Gerty Dambury writes in an article headlined ’10 Female Caribbean Authors You Should Know (And Add To Your American Lit Syllabus)’ and published at Lit Hub, “When I was studying English and American literature, I was struck by the fact that not one black woman—American, English or Caribbean—was included on any of the syllabi. It seemed as if such a category of writers did not exist. This is why I’ve listed below Caribbean women authors who, I think, deserve more attention. Some of them are contemporary, some older, but all are worthy of your time. I’m personally interested in the way these authors address issues of both racism and feminism.”
So, there I was scrolling through this list which kicked off with Una Marson (Jamaica), who I’ve written about here before as the first producer of Caribbean Voices, a programme instrumental in the development of the Caribbean literary canon. Through names I recognize – like Alecia McKenzie (Jamaica), Afua Cooper (Jamaica), Marion Bethel (the Bahamas), Marcia Douglas (Jamaica) and names I don’t – Elma Napier (Dominica by way of Scotland), Mahadai Das (Guyana), a list that rounds out with Myriam J. A Chancy (Haiti) and Velma Pollard (Jamaica) – other well-known Caribbean literary artists, when my name (and by extension Antigua and Barbuda) showed up. What?!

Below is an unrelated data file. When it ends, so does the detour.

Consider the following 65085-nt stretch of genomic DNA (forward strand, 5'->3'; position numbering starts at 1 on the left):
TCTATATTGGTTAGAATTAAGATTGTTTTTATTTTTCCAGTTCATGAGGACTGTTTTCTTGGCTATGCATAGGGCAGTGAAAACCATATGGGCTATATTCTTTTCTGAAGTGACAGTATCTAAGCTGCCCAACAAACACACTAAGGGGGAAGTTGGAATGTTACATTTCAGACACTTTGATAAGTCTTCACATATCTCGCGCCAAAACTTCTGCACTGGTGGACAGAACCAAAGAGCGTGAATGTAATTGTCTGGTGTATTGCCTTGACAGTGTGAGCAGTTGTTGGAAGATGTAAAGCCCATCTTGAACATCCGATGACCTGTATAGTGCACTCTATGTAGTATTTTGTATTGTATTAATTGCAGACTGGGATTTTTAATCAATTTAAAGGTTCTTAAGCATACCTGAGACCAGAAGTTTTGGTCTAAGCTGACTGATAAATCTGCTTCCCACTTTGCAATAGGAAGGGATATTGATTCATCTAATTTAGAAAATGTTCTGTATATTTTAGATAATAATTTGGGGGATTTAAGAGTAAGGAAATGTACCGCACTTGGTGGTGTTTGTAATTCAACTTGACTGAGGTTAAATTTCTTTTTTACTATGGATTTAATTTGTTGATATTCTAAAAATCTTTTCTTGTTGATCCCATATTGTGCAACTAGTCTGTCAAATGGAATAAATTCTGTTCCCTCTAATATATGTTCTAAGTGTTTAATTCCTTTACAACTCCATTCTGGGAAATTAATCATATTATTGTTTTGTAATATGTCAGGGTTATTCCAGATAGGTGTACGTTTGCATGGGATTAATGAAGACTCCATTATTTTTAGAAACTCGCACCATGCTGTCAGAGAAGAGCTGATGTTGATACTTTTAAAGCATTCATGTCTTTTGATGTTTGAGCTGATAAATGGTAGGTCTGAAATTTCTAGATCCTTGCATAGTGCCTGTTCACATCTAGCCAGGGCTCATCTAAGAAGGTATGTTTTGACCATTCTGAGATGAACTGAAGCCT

She wrote about my book Oh Gad! “With this book, Joanne Hillhouse tells a well-known story: how does it feel to return home when it is no longer truly home? Nikki, the main character, was born in Antigua but raised in the USA. When she comes back to Antigua for her mother’s funeral, she decides to remain on the island. Turmoil and chaos ensue. Joanne Hillhouse is a powerful writer, raising questions directly and with great energy.”
Humbled to be in such company. Give thanks. #gyalfromOttosAntigua
p.s. is it weird that I’m almost equally excited that today the nephew I wrote about in Boys DO Read …this kid–> … got an A on his writing assignment and got called to the front of the class to read his story; I don’t blame the teacher, I like reading his stories too.
p.p.s. if you’re reading this and resident in Antigua and Barbuda, remember to help your own little storytellers get their stories in to the Wadadli Pen 2018 Challenge on time.
As with all content on wadadlipen.wordpress.com, except otherwise noted, this is written by Joanne C. Hillhouse (author of The Boy from Willow Bend, Dancing Nude in the Moonlight, Oh Gad!, Musical Youth, With Grace, and Lost! A Caribbean Sea Adventure). All Rights Reserved. If you enjoyed it, check out my page on Amazon, WordPress, and/or Facebook, and help spread the word about Wadadli Pen and my books. You can also subscribe to the site to keep up with future updates. Thanks.